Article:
Sunday, May 08, 2011

The unbearable lack of influence for the Indian Middle Class!

The recent debate about the Lokayuktas goes back to the perennial tension between the movers and shakers and the powerless. A recent article in Business Standard mentioned that the movement by Hazare and the support it gathered came from the middle tier between the influencing few and the utterly powerless mass. Another article sometime ago mentioned a worry that all kudos aside, Hazare's movement represents an extra-constitutional arm-twisting of the elected representatives.
At the heart of it is the worry about the creation and sustainance of institutions to uphold the interests of the majority. Indian democracy is increasingly becoming hostage to smaller and smaller group of very wealthy and mostly unscrupulous politicians. What is more, it is a vicious circle in that this class seems to self-select similar elements in its ongoing inclusions as well. The picture of the hardworking and people-oriented politician is at best a utopian dream. Most of those aspiring to get into politics have no major dreams of chaging anything for people they represent. It is mostly a race for power - which is then to be abused to amass wealth. To what end, one often wonders!!

The issue is that if and when Lokayuktas become powerful enough to take on the vested interests in the society, they will get politicised. They are left alone now because they are toothless. Give them teeth and we will soon see very questionable elements becoming lokayuktas!!

A society gets what it deserves. Indian society is 80% masses, 19.95% middle class and 0.05% ruling lot! The masses and the ruling class seem to have gotten into a seemingly unbreakable system of electing to office the most powerful and wealthy. The middle class has no influence but a fair degree of intelligence and bandwidth to comment to things. Which is pretty much what they end up doing! The angst represented in all the media is the voice of this powerless but intelligent middle class.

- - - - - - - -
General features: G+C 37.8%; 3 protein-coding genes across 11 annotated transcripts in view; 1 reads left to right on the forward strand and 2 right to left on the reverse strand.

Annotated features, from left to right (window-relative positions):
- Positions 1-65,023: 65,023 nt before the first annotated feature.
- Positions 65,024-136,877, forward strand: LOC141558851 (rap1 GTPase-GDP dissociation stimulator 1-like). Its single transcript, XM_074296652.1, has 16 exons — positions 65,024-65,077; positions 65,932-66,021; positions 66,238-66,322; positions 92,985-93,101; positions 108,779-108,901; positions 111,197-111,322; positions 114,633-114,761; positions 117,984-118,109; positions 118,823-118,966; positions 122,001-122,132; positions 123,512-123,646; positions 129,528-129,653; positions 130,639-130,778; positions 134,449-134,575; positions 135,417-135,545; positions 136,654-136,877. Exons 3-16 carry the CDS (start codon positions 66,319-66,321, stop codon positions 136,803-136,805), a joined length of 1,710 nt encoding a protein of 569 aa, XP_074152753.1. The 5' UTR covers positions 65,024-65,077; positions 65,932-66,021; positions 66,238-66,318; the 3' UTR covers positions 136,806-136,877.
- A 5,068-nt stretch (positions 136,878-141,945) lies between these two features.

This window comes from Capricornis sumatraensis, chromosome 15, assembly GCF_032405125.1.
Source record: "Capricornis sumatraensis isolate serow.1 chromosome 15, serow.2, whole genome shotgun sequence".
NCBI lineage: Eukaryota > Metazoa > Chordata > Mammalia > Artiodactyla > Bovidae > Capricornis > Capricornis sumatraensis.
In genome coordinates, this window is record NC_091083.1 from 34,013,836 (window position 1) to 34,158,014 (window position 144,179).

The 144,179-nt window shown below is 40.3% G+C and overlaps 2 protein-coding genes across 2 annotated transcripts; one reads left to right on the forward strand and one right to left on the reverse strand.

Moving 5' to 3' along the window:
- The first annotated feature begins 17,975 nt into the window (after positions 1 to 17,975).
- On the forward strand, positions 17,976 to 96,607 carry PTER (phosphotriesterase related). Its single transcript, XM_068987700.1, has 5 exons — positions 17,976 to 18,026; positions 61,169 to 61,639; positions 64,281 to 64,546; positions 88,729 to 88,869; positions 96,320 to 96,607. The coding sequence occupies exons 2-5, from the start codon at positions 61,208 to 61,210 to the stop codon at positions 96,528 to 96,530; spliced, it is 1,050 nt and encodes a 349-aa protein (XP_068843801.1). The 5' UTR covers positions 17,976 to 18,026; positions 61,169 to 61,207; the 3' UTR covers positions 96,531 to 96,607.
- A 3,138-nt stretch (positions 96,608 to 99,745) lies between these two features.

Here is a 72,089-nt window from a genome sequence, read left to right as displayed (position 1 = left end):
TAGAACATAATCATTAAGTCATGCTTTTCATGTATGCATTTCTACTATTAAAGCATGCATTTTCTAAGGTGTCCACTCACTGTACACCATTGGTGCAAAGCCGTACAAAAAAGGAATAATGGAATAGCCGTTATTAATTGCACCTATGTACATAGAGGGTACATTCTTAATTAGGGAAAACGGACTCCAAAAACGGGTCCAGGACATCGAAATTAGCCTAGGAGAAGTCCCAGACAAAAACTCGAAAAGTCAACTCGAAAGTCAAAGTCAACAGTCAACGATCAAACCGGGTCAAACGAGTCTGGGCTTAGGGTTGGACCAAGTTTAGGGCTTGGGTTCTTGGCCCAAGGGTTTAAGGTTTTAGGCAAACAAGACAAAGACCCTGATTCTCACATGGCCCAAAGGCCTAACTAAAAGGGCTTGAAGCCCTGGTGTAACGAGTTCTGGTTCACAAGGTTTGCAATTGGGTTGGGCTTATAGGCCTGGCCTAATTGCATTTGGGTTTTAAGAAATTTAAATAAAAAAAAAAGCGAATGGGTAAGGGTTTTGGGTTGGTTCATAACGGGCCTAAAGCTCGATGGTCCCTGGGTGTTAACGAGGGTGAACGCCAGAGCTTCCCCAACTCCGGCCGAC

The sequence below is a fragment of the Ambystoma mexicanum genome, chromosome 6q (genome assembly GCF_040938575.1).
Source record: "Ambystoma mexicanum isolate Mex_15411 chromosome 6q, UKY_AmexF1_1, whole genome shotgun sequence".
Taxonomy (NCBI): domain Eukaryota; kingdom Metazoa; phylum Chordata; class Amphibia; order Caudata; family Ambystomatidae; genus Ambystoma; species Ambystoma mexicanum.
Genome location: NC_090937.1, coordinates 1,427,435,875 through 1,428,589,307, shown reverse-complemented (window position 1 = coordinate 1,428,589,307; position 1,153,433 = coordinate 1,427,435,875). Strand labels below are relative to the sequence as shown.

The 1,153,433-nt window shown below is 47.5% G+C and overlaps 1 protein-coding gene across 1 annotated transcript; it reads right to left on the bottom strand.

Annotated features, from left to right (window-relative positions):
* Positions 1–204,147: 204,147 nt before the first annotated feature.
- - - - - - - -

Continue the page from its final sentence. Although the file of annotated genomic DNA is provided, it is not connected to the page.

What's the way out? For selfish reasons as well as for the betterment of the masses, the middle class and its thinking constituents need a way to influence the polity. But the supertanker argument about the polity would tell us that small nudges will get mostly ignored in the massive structure of the influencers manipulating the masses for their personal agendas.

It almost seems like the Indian freedom struggle, which in 1920s or thereabouts might have looked fairly hopeless! The masses did not care about who ruled them, the few thinking men and women took the struggle to the massive empire. What eventually gave was a combination of the struggle, historical forces acting against the imperialists and the second world war. One does not know how the impasse of potential oligopoly in Indian politics will be broken and how soon!
There is a weak hope of sorts. Often small nudges at the right place and time act as a very strong influencer in the medium term to bring about massive change. The lightly powered middle class can hope to keep giving numerous small nudges some of which post facto might turn out to be pretty decisive. The key word here is post facto!

No comments: